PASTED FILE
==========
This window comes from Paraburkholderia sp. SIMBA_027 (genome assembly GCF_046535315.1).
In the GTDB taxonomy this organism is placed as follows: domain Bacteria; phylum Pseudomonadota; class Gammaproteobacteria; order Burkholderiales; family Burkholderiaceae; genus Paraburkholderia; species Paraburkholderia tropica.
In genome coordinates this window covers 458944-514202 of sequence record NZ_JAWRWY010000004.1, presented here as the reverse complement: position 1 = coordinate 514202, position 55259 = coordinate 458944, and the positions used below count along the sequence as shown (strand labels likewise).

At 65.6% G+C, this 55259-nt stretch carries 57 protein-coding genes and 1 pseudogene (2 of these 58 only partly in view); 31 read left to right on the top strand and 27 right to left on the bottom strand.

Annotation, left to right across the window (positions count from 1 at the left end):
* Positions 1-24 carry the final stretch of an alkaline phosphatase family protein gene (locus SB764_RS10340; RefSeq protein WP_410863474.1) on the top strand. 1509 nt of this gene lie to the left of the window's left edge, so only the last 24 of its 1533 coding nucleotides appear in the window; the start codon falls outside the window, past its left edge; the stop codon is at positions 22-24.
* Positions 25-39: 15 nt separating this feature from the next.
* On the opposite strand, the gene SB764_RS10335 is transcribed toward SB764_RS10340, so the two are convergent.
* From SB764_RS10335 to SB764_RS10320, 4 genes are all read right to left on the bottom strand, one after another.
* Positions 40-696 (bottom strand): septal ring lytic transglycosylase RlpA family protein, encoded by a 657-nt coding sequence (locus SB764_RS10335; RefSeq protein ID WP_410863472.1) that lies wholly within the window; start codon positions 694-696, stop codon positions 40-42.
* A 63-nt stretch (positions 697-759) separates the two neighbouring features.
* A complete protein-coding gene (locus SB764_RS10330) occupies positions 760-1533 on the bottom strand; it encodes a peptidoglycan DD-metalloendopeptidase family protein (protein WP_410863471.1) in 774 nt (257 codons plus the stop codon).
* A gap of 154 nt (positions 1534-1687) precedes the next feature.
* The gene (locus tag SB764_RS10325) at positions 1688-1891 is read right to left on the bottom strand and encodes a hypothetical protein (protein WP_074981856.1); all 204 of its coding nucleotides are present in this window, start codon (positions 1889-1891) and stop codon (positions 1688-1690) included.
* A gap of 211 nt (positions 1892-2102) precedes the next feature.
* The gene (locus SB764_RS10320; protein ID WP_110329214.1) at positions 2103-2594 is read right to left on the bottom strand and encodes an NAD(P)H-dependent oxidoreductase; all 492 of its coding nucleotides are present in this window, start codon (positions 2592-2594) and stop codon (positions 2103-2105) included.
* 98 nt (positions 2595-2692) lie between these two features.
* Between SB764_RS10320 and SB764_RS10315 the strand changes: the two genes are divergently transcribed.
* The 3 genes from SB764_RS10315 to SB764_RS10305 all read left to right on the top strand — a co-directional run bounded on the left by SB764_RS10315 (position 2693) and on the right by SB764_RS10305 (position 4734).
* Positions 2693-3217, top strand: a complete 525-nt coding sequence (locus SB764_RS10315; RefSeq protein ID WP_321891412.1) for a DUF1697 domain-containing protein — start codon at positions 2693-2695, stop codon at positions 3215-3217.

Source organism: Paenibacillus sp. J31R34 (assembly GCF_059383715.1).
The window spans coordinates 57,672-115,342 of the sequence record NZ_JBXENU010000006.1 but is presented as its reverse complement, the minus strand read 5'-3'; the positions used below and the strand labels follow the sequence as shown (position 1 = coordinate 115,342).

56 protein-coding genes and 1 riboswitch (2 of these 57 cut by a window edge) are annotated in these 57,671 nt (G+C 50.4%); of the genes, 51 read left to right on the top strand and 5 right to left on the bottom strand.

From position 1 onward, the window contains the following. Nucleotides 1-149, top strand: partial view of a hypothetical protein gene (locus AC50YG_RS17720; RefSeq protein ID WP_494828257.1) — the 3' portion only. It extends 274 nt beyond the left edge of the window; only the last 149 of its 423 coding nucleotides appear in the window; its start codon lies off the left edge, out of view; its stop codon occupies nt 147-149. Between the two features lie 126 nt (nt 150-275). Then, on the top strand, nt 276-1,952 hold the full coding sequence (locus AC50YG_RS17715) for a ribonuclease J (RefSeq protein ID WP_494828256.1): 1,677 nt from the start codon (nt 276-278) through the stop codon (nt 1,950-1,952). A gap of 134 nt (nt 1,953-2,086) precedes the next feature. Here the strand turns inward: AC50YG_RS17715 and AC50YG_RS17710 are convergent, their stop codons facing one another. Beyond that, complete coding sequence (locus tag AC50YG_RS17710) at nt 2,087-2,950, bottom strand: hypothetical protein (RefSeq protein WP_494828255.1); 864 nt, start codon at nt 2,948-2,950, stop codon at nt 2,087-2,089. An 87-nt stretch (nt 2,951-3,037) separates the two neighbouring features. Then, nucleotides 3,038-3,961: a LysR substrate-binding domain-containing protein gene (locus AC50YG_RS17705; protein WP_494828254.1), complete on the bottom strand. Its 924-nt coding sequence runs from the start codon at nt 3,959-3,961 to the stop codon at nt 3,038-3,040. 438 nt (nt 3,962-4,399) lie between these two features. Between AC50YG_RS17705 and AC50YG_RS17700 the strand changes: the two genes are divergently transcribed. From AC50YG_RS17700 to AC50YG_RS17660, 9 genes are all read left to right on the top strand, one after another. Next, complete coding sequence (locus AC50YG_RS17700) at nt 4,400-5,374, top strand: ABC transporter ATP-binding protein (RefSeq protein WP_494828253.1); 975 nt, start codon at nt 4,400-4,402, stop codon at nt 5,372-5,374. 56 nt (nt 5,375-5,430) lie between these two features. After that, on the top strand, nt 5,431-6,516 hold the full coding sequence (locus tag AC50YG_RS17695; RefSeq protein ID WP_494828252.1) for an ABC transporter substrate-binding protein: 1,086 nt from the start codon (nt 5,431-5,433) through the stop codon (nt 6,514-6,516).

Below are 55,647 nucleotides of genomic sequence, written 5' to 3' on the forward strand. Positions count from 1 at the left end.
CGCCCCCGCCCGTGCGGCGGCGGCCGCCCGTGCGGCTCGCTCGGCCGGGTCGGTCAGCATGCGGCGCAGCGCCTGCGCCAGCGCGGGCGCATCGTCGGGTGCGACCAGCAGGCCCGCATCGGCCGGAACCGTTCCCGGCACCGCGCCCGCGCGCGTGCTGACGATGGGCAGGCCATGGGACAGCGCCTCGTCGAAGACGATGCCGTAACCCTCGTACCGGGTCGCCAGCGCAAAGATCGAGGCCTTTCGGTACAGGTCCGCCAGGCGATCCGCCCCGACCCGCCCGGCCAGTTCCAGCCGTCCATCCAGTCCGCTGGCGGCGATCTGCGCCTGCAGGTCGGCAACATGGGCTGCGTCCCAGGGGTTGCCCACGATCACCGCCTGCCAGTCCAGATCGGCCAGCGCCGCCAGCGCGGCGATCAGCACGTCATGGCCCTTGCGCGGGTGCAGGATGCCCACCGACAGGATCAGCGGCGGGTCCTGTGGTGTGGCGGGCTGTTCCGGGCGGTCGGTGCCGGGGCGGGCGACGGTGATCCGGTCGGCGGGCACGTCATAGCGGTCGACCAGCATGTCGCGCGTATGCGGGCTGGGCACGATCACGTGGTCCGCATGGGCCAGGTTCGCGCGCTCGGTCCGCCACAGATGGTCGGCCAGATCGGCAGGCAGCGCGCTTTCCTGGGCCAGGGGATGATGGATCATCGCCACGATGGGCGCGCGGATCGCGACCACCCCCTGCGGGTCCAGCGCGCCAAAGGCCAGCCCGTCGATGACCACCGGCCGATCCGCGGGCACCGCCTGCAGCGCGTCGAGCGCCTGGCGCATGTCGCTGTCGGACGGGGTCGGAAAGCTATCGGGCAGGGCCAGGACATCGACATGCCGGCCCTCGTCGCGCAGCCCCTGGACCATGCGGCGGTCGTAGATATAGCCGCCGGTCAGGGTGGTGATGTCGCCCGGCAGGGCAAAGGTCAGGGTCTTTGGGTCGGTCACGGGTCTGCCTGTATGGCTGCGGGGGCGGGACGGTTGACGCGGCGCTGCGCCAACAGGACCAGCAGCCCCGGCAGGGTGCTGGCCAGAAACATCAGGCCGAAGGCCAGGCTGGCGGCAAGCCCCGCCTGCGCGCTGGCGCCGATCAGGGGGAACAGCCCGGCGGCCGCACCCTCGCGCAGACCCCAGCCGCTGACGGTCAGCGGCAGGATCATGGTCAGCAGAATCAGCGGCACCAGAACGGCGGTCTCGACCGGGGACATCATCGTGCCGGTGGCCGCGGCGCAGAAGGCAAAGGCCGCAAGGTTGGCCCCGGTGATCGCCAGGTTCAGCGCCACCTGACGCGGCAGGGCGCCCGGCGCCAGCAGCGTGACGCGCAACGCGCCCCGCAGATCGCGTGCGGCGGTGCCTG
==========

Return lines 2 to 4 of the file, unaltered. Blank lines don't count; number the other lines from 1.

In the GTDB taxonomy this organism is placed as follows: domain Bacteria; phylum Pseudomonadota; class Gammaproteobacteria; order Burkholderiales; family Burkholderiaceae; genus Paraburkholderia; species Paraburkholderia tropica.
In genome coordinates this window covers 458944-514202 of sequence record NZ_JAWRWY010000004.1, presented here as the reverse complement: position 1 = coordinate 514202, position 55259 = coordinate 458944, and the positions used below count along the sequence as shown (strand labels likewise).

At 65.6% G+C, this 55259-nt stretch carries 57 protein-coding genes and 1 pseudogene (2 of these 58 only partly in view); 31 read left to right on the top strand and 27 right to left on the bottom strand.